And other occasion they’re very good use this data in a great way where in one of our clusters was unresponsive for some time. And with this HTTP threaded data, we were able to find out that one of the nodes got all the real requests. As you can see, there were a high number of requests for some other nodes as well, but they were event based replication threats, and as the load balancing scheme are based on the lowest number of threads, it was a problem and of course, we just did a load balancing and solved the problem. But these experiences come with growing and it was great to have the JFrog support and also without these Java, virtual machine based monitoring, we couldn’t function. And so this was some problem that we had to overcome. I hope maybe you get some ideas from this and I would like to show you something else.
We have these servers, and they generate logs as all the servers all the time. In many applications, it’s not really a big interest. For many others, they just look at some logs maybe once a year, or they just archive them for for traceability. But for us, it’s really our daily life to dig the logs. I tell you an example. For example, one of the users come to us and say, “Hey, my files are not replicated to the remote location, what’s going on? ” And then we had to go to logs and see if he really uploaded the file, maybe just another file name mistake on his part. Maybe the replication ran on an error and failed. Maybe it’s still running so we really need to go to dig in all the logs and the user central log analytics solution. Again, it’s not a big deal. It’s not reinventing the wheel, but it’s something we couldn’t live without. And maybe your solutions will be interesting to you. We use Elastic Search, I know that there are great tools out there as well, like Splunk, like Sumo logic, but really, it enables us to function.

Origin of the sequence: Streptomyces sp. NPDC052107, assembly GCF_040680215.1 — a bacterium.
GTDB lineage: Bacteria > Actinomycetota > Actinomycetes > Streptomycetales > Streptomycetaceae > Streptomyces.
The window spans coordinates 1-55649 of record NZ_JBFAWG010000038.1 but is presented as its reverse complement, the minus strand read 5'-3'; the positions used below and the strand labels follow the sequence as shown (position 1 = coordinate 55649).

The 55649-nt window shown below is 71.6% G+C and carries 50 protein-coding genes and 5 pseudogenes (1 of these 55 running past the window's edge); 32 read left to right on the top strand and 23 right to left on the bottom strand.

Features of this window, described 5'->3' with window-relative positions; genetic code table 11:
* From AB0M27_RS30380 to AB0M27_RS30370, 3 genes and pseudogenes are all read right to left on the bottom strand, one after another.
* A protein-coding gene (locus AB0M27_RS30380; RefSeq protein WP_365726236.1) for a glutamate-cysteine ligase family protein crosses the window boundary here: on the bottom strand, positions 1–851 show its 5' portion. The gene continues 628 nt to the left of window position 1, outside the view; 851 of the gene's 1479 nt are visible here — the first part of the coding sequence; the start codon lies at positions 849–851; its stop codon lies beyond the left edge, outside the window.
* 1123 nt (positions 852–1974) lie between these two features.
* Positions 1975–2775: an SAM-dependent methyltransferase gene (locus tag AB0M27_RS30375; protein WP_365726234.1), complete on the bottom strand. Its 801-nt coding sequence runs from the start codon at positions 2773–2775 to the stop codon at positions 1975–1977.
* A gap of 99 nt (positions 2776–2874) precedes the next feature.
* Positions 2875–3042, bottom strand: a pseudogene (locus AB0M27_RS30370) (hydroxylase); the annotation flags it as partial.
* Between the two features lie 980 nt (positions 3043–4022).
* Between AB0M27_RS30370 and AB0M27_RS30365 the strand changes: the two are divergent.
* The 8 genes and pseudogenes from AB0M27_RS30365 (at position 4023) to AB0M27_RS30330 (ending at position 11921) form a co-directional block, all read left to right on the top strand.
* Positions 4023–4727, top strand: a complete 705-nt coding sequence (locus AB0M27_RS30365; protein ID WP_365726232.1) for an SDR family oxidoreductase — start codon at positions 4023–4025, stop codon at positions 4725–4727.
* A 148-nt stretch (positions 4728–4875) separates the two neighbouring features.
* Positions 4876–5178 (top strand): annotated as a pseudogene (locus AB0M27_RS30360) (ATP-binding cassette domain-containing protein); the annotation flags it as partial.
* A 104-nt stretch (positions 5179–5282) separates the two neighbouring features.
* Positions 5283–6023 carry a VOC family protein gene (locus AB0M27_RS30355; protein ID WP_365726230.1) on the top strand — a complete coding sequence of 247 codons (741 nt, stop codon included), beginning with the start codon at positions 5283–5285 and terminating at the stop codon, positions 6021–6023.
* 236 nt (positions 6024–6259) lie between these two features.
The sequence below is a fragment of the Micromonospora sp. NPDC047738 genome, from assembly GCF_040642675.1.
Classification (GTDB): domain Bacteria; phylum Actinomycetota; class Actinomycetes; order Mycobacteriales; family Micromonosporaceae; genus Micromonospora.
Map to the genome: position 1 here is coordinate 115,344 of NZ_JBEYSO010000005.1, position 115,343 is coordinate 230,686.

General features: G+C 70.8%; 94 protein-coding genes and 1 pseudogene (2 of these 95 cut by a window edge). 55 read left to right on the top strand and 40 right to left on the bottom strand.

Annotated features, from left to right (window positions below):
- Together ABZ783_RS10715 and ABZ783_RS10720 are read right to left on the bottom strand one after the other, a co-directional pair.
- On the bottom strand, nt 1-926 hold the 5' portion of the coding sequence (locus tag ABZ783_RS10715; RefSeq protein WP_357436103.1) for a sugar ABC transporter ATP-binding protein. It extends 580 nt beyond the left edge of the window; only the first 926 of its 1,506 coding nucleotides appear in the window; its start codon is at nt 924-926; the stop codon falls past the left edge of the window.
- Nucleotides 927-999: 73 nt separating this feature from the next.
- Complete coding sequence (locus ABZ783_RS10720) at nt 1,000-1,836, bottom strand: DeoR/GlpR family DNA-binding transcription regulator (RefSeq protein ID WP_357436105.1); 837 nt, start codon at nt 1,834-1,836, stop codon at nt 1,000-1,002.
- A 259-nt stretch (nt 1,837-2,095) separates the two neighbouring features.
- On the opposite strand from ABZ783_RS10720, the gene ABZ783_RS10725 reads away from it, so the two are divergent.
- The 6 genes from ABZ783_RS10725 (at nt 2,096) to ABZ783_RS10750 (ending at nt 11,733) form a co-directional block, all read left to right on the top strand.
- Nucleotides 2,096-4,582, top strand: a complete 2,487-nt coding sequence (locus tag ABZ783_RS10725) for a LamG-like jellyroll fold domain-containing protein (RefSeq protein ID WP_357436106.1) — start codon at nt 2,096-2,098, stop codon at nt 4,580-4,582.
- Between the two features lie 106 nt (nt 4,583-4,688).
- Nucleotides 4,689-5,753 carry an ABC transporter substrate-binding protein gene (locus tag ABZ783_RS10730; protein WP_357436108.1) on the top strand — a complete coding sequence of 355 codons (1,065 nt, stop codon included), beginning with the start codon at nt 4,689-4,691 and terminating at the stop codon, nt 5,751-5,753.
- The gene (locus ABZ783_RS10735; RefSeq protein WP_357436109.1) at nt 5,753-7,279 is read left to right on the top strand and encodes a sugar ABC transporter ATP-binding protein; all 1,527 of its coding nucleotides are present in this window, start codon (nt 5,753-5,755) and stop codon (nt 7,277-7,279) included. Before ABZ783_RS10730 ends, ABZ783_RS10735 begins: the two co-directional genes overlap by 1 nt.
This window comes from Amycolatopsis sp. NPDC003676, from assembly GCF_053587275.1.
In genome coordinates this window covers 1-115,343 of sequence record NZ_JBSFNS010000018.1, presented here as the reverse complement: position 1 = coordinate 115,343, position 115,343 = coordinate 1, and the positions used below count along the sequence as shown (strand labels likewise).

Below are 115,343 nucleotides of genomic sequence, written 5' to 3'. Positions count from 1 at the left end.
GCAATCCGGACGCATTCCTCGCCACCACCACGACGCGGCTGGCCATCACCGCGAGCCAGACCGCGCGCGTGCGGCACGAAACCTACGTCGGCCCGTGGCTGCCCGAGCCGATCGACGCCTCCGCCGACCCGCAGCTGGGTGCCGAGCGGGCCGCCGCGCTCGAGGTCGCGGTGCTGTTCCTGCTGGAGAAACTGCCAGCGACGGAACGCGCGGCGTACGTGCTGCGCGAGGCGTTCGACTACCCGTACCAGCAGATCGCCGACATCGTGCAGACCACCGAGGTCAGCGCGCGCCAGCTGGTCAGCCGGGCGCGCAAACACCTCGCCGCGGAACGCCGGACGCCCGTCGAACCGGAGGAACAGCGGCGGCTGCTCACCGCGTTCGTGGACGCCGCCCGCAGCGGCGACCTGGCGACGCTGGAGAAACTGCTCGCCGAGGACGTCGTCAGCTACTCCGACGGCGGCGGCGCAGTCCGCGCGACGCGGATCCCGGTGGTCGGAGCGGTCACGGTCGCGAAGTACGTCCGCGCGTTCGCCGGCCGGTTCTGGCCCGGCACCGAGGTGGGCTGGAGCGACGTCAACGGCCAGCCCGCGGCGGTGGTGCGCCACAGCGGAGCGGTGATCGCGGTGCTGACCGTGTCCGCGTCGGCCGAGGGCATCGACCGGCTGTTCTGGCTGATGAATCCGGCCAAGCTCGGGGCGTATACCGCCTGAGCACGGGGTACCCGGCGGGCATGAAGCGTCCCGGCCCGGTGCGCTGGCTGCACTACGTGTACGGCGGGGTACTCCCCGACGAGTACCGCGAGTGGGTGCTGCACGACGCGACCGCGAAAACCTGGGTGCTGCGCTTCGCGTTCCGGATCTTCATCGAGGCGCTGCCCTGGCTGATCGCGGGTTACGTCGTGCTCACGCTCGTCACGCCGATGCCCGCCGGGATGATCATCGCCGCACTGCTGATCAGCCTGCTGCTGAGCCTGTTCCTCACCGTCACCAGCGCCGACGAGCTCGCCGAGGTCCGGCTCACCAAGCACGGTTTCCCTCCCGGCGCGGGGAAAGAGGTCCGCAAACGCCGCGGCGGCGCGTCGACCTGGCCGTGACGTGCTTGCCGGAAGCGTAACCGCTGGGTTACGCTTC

For example, I look at the last 15 minutes of access logs. Let’s see what’s going on. And you can see we see all the servers at once. We see all the actions of course we have the track all the fields, I just show you this because maybe I don’t want to show you some confidential data. But you can filter in those stuff and you can search stuff it really enables us to leave and quickly dig into logs. But it also enables some great insights. For example, we have this dashboard where based on these logs, we see interesting data, maybe for the management, but also to see the big picture. Like what number of requests are coming to the total of four systems.
You can see the weekends are less busy than the weekdays. You can see also the load distribution between the servers and some big numbers. It’s great to see the big picture. Or, we have this other tool other dashboard where we track the number of requests weekly on the servers. It’s a great tool to see if there are big shifts in load on our system like one of the server is getting more and more loads and it’s, for example, coming up many places like the screen server here. In this case, you might go look into the hardware, is it sufficient? Or maybe you need to increase something. And another big benefit for us is this stops errors. We report the top five errors maybe here… and it really can help us proactively find big troubles in our system. Again, we couldn’t function at this scale without these solutions. I hope it was useful for you. If you have any questions, feel free to contact me during the session or maybe later. I think my contacts are up there so thank you for watching and have a great time at SwampUp.